Racing on the GB Cycling team with diabetes – by Barney Storey



I’ve been on the Great Britain Cycling team as a full time athlete for 10 years and always feel privileged to be in this position. The last 10 years have really given me different challenges to deal with, and one of these challenges is operating within British sport with diabetes. It is something I have never allowed to get in the way of my performances.

Having been diagnosed with diabetes aged four, my parents were very much responsible for not allowing this to be any barrier when it came to sport. There have been several changes of opinion regarding diabetes in sport by doctors over the last 30 years and I am very glad to say it is now encouraged amongst those with the condition.

I always test my blood sugar levels a lot, as when fatigue sets in with your training it can sometimes be quite difficult to feel what level your blood sugar is in your body. Testing more frequently is something I have changed over the last 10 years, but I feel this really makes a difference in knowing you have consistent control.

Predicting how training affects your blood sugar levels is the next area I have learnt about over the last 10 years competing at Elite level sport. Certain types of training can affect blood sugar levels differently, so when I am sprinting on the track in competition or training I can experience higher predicted blood sugar readings, which come from the hormone response with adrenaline going into my system. When endurance training for rides between 30 minutes and up to four hours, there is the steady burn of energy and the constant need for fuel just like any normal person. Adding the two types of training together becomes tricky and can result in the production of a cumulative effect. For example, the body can react with a drop in blood sugar from the previous day’s training, which makes dealing with diabetes a challenge at times!

Experience comes into play with managing your blood sugar levels, as you have to be flexible with the insulin you inject into your body to stabilise levels. This may sound complicated to manage with all of these varying factors, but I always look at this as a challenge and not something which will ever hold me back from competing in my sport.

The main area which I have really worked on in the last 10 years has been my diet, to make sure it includes good healthy nutritious foods. I’ve tried to make sure there is always a slow release of carbohydrate into my body throughout the day. Plus, I try to limit the amount of sugar within my diet unless it is necessary to control blood sugar levels. I am lucky to be an Ambassador with CNP, who are the official nutritional supplier to the Great Britain Cycling team and have a variety of different energy and protein bars. This allows me to mix these different types of bars into my diet, some of which are low carbohydrate and some high. Here is a typical summary of my food within a day when I am training:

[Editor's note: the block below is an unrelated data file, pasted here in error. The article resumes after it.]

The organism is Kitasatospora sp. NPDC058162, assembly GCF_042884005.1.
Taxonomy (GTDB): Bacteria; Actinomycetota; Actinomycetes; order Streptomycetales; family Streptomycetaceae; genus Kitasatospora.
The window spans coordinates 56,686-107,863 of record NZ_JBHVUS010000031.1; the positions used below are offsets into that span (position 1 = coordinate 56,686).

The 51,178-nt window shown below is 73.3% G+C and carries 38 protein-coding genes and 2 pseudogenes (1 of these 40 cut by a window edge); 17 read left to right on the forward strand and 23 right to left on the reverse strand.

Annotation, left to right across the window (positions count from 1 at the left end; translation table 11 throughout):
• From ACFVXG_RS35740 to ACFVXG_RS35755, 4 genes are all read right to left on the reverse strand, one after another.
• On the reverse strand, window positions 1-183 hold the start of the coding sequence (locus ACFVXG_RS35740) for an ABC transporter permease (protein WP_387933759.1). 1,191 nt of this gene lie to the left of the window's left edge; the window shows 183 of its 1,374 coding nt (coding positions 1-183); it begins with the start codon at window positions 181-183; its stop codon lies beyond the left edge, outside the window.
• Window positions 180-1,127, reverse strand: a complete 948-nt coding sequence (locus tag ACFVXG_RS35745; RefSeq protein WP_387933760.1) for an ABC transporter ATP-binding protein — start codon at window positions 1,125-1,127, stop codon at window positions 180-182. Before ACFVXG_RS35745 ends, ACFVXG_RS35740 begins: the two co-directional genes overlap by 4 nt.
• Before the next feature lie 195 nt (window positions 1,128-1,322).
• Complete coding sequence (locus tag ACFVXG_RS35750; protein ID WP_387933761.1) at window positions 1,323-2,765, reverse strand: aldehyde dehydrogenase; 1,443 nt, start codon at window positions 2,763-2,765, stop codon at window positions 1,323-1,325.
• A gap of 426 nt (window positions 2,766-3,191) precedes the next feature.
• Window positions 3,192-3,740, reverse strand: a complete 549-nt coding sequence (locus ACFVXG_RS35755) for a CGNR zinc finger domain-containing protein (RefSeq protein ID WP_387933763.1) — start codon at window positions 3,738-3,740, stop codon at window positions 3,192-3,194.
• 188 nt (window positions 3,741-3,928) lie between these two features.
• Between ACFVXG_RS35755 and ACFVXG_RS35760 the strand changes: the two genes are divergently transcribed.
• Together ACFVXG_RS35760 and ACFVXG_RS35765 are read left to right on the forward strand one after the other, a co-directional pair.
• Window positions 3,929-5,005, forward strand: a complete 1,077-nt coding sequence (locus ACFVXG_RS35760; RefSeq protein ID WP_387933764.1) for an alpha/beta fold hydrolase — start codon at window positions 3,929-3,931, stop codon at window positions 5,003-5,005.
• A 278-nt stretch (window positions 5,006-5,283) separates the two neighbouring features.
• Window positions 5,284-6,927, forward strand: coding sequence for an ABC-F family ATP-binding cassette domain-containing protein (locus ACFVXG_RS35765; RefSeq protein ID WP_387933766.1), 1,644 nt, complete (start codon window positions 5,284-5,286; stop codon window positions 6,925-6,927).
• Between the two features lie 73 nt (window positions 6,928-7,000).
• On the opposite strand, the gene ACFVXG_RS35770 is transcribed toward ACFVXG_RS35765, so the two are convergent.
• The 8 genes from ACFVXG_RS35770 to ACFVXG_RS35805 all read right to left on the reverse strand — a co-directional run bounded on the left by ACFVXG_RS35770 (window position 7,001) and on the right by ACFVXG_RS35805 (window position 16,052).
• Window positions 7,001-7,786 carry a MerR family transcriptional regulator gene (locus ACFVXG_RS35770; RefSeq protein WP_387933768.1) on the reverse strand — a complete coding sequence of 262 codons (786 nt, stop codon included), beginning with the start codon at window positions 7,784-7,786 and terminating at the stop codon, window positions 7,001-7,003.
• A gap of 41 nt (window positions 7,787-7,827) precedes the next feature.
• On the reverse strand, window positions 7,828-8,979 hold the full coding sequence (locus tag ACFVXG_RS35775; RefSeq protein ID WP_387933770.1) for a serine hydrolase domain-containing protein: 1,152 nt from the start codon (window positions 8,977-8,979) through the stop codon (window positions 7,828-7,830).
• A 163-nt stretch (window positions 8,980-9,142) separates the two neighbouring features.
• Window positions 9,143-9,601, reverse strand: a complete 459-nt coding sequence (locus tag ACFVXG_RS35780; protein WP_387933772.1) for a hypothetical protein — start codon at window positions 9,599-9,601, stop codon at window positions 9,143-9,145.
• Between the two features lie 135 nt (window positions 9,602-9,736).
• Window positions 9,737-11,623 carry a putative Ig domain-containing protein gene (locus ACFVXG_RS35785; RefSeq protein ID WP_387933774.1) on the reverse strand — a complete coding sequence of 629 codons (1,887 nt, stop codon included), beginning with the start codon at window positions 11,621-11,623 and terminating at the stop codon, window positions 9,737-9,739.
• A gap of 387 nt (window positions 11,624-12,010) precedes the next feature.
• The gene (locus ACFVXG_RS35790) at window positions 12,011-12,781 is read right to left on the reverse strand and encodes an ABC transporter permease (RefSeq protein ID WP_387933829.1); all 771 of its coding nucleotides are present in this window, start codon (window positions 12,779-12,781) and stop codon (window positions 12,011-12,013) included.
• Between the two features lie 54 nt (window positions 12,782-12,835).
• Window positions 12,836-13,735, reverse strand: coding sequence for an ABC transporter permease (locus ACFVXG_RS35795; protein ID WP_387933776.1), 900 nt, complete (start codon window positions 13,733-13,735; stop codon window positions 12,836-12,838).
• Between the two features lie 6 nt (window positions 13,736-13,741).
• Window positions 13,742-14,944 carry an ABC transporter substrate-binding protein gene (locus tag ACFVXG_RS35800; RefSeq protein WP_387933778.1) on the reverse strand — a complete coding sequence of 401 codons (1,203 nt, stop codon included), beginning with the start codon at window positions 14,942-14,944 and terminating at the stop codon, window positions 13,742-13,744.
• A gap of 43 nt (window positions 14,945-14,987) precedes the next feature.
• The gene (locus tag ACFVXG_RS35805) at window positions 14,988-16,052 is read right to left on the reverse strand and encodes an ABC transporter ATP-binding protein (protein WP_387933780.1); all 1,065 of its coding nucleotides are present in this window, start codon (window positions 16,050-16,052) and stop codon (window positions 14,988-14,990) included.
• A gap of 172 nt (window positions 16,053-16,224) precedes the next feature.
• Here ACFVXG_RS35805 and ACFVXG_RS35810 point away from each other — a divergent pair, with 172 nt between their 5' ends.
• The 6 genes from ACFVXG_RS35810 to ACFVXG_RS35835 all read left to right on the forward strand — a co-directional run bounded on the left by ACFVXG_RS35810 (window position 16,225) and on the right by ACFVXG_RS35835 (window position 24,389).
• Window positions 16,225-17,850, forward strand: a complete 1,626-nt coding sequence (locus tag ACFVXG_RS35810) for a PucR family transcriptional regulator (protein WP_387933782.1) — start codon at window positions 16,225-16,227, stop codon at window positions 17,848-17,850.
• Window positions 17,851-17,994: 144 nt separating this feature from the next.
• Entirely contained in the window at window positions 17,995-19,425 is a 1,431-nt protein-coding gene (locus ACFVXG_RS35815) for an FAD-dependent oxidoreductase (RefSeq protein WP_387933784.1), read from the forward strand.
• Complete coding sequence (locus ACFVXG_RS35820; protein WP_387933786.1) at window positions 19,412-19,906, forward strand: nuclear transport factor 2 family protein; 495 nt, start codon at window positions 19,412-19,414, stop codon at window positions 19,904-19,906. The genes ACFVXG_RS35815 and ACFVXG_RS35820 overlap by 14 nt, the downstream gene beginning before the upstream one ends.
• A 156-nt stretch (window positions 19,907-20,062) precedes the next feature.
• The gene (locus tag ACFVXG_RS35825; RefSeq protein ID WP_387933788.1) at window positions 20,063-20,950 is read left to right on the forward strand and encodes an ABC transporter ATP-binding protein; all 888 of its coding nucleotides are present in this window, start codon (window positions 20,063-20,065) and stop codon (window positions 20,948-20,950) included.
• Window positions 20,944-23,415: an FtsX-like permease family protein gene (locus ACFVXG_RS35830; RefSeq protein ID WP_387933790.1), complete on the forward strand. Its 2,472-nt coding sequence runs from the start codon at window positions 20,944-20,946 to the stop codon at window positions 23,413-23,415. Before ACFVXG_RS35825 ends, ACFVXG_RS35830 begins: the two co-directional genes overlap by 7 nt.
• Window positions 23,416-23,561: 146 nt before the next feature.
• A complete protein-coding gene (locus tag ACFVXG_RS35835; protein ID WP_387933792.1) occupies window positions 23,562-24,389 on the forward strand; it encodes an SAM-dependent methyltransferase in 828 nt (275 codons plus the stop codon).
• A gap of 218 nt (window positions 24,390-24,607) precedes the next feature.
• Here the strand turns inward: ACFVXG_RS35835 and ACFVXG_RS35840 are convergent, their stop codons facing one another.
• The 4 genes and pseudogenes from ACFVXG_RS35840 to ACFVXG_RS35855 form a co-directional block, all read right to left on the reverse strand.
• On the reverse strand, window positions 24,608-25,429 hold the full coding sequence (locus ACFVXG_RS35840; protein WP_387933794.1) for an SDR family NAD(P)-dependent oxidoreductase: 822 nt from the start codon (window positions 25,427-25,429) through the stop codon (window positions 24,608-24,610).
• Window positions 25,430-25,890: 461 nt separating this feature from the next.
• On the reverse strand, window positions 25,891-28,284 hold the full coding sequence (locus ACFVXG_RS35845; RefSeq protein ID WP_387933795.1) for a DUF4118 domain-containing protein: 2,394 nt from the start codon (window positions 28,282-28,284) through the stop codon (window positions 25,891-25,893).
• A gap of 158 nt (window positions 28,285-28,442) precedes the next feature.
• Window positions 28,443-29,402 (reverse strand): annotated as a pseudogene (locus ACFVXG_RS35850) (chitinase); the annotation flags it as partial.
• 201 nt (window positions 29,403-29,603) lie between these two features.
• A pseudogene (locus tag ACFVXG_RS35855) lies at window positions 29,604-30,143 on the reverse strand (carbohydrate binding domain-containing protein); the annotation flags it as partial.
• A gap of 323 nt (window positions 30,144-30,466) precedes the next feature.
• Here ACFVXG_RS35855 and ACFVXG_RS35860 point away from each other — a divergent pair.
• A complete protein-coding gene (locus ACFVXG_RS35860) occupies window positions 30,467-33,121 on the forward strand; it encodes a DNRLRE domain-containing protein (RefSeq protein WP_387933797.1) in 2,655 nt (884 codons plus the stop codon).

Breakfast – Porridge with sultanas sprinkled on top, black coffee, small glass of fruit juice, CNP Pro-vital vitamin tablets. The porridge is a perfect breakfast meal with slow release qualities and really good for stable blood sugars. Some cereals do have a lot of sugar in and this is why I opt for porridge – with sultanas for my sweet tooth! :–)

Mid morning snack – CNP Energy Bar or CNP Protein Flapjack (CNP website for information). The type of bar really depends on what training I am doing in the day.

Lunch – Brown bread sandwich with some cheese or ham and salad, an apple, plus a protein bar.

Mid-afternoon snack – CNP Energy Bar or CNP Protein Flapjack.

Post Training – CNP Protein shake Propeptide (this is a shake without carbohydrate, just protein so it doesn’t affect blood sugar levels).

Dinner – A typical dinner must include carbohydrate and protein, so perhaps a jacket potato and a meat such as steak, plus vegetables or salad. Then some fruit with some yoghurt.

Before Bed – If training has been hard then a pre-bed snack is good: this can be determined by the type of training carried out in the day.

I drink throughout the day a combination of water/ squash/ coffee and energy drinks depending on training levels.

I use the Insulin Novopen, with a combination of Novorapid insulin (after each meal) and Levemir insulin (before bed). The levels really depend on training and quanitites of food. I have a Theraputic Use Exemption certificate which allows me to compete in international cycling events, so if insulin is registered in a test sample, it is totally legal. In the last 30 years the awareness of diabetes has grown and certainly in sport there is a greater understanding of the condition.